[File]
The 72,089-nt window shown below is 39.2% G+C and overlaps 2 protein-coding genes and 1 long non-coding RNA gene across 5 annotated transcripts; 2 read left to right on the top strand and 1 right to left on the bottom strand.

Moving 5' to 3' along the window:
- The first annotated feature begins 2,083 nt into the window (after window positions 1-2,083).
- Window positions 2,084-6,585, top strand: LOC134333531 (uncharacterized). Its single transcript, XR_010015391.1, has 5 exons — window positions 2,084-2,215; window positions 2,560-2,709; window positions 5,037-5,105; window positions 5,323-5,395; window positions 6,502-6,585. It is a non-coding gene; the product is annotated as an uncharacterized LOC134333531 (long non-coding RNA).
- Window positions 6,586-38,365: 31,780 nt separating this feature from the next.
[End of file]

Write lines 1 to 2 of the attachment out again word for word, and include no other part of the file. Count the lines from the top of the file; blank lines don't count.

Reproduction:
The 72,089-nt window shown below is 39.2% G+C and overlaps 2 protein-coding genes and 1 long non-coding RNA gene across 5 annotated transcripts; 2 read left to right on the top strand and 1 right to left on the bottom strand.

Moving 5' to 3' along the window: